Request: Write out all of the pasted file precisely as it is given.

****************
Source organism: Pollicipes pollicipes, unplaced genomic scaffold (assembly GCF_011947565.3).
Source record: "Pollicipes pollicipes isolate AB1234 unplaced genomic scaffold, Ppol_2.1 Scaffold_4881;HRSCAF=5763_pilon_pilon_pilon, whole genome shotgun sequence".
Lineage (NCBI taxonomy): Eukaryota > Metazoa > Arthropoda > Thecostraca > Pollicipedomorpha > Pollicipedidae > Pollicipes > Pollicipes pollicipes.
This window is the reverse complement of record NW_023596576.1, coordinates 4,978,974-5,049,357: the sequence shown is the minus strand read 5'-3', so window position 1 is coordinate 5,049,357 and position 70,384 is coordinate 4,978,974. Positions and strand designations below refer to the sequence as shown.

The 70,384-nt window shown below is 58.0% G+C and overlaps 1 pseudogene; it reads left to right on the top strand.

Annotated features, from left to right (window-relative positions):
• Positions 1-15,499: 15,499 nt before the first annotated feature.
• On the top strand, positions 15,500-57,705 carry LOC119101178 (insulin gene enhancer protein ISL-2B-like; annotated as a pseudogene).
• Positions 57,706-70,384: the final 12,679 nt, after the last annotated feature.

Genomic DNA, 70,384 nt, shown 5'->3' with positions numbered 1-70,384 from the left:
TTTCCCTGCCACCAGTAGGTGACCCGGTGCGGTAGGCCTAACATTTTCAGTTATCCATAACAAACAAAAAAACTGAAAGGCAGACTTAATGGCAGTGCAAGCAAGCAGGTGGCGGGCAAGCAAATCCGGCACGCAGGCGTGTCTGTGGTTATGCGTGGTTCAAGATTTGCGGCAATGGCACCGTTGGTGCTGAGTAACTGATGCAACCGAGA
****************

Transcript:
Source organism: Pollicipes pollicipes, unplaced genomic scaffold (assembly GCF_011947565.3).
Source record: "Pollicipes pollicipes isolate AB1234 unplaced genomic scaffold, Ppol_2.1 Scaffold_4881;HRSCAF=5763_pilon_pilon_pilon, whole genome shotgun sequence".
Lineage (NCBI taxonomy): Eukaryota > Metazoa > Arthropoda > Thecostraca > Pollicipedomorpha > Pollicipedidae > Pollicipes > Pollicipes pollicipes.
This window is the reverse complement of record NW_023596576.1, coordinates 4,978,974-5,049,357: the sequence shown is the minus strand read 5'-3', so window position 1 is coordinate 5,049,357 and position 70,384 is coordinate 4,978,974. Positions and strand designations below refer to the sequence as shown.

The 70,384-nt window shown below is 58.0% G+C and overlaps 1 pseudogene; it reads left to right on the top strand.

Annotated features, from left to right (window-relative positions):
• Positions 1-15,499: 15,499 nt before the first annotated feature.
• On the top strand, positions 15,500-57,705 carry LOC119101178 (insulin gene enhancer protein ISL-2B-like; annotated as a pseudogene).
• Positions 57,706-70,384: the final 12,679 nt, after the last annotated feature.

Genomic DNA, 70,384 nt, shown 5'->3' with positions numbered 1-70,384 from the left:
TTTCCCTGCCACCAGTAGGTGACCCGGTGCGGTAGGCCTAACATTTTCAGTTATCCATAACAAACAAAAAAACTGAAAGGCAGACTTAATGGCAGTGCAAGCAAGCAGGTGGCGGGCAAGCAAATCCGGCACGCAGGCGTGTCTGTGGTTATGCGTGGTTCAAGATTTGCGGCAATGGCACCGTTGGTGCTGAGTAACTGATGCAACCGAGA